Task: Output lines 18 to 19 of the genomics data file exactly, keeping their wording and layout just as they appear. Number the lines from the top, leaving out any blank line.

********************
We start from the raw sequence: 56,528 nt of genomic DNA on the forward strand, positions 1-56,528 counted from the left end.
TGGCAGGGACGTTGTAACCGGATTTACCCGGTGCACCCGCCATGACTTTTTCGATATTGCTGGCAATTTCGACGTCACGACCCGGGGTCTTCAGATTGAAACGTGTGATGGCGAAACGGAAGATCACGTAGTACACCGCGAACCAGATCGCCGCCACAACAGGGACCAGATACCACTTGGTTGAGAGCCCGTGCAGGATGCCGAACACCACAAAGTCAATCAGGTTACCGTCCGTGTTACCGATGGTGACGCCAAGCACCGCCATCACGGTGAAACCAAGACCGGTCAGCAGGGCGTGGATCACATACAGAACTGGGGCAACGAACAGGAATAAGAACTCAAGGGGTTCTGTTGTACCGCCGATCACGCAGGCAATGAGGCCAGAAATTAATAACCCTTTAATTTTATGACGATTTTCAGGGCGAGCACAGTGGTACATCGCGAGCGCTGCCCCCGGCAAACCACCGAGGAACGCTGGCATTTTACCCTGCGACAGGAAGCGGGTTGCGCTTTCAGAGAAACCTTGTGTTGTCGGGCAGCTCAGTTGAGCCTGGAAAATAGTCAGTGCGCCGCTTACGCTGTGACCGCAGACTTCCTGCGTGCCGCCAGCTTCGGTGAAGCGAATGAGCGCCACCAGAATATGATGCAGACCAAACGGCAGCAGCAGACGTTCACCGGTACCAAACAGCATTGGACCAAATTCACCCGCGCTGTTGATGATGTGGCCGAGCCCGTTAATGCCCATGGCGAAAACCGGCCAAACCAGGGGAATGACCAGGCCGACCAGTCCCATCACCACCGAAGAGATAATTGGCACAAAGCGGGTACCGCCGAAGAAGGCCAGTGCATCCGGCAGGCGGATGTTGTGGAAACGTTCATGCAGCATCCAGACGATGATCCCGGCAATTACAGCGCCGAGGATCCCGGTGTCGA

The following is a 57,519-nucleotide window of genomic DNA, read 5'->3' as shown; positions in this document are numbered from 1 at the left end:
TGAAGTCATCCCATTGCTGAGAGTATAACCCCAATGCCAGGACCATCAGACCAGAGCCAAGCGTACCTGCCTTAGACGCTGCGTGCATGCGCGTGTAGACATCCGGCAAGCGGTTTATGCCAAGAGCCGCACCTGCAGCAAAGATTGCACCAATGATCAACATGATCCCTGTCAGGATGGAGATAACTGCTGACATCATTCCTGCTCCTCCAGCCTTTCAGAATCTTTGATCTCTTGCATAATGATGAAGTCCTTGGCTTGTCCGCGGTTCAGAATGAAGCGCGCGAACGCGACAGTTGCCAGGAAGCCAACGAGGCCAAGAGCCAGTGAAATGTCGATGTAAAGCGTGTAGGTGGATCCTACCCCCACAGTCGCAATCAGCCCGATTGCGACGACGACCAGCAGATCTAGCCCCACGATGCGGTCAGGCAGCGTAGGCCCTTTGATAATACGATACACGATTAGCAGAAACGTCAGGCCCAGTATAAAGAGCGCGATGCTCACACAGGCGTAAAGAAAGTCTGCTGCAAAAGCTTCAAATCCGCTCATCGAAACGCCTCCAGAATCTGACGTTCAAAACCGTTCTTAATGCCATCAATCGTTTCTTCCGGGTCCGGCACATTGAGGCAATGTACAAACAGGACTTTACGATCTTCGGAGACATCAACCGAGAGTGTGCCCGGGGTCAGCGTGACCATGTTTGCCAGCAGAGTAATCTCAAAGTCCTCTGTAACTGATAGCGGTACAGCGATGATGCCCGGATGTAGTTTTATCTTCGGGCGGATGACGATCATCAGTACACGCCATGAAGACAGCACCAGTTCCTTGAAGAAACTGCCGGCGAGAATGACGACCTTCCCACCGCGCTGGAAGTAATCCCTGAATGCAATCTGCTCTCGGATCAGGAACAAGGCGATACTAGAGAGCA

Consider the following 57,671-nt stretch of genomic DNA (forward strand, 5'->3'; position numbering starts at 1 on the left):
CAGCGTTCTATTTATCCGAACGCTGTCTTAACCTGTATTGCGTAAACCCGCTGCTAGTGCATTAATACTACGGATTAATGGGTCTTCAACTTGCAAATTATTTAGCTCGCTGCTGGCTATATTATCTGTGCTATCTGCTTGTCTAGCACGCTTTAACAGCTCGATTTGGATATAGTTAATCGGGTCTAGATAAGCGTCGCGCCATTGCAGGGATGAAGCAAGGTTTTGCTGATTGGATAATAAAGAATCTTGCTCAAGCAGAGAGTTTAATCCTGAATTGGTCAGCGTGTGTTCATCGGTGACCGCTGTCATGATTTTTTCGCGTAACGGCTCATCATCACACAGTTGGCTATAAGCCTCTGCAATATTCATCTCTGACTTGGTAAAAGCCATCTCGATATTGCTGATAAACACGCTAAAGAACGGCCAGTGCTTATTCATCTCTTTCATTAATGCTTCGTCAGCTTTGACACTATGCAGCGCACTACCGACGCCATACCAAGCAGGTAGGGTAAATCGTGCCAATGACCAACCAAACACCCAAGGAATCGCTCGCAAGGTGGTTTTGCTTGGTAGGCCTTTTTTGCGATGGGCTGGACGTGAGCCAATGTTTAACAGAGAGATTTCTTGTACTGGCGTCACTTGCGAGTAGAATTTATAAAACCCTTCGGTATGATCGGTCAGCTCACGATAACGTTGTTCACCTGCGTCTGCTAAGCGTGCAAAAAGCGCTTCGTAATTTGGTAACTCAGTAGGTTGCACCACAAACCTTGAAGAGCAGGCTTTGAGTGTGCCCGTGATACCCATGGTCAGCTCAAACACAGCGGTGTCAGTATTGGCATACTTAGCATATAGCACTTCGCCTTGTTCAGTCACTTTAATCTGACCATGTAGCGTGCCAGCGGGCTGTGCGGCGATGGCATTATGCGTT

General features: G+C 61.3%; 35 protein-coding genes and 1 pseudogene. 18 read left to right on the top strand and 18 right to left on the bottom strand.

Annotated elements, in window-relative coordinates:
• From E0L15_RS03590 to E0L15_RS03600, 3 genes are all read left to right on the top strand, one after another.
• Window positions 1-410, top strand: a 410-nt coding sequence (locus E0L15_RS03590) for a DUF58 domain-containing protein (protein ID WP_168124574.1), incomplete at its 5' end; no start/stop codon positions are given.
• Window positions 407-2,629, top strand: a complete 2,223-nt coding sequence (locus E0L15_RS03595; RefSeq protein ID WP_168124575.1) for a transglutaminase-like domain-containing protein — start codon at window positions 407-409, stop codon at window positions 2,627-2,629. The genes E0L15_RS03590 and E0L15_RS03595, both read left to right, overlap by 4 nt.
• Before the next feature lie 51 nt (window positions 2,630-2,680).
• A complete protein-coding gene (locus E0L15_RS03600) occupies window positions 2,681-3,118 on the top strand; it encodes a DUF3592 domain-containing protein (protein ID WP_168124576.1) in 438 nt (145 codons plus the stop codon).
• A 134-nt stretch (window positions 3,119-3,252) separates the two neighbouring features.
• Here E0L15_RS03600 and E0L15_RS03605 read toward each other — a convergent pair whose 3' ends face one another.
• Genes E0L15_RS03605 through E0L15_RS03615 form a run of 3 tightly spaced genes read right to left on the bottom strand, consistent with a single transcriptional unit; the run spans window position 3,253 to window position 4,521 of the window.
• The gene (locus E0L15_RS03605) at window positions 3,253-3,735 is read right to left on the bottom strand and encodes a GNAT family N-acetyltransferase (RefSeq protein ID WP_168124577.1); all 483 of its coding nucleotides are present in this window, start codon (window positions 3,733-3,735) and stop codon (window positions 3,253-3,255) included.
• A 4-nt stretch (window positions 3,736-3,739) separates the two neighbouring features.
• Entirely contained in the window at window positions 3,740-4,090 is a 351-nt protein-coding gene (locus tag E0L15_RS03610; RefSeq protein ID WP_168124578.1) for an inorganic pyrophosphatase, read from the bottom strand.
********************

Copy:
• A 4-nt stretch (window positions 3,736-3,739) separates the two neighbouring features.
• Entirely contained in the window at window positions 3,740-4,090 is a 351-nt protein-coding gene (locus tag E0L15_RS03610; RefSeq protein ID WP_168124578.1) for an inorganic pyrophosphatase, read from the bottom strand.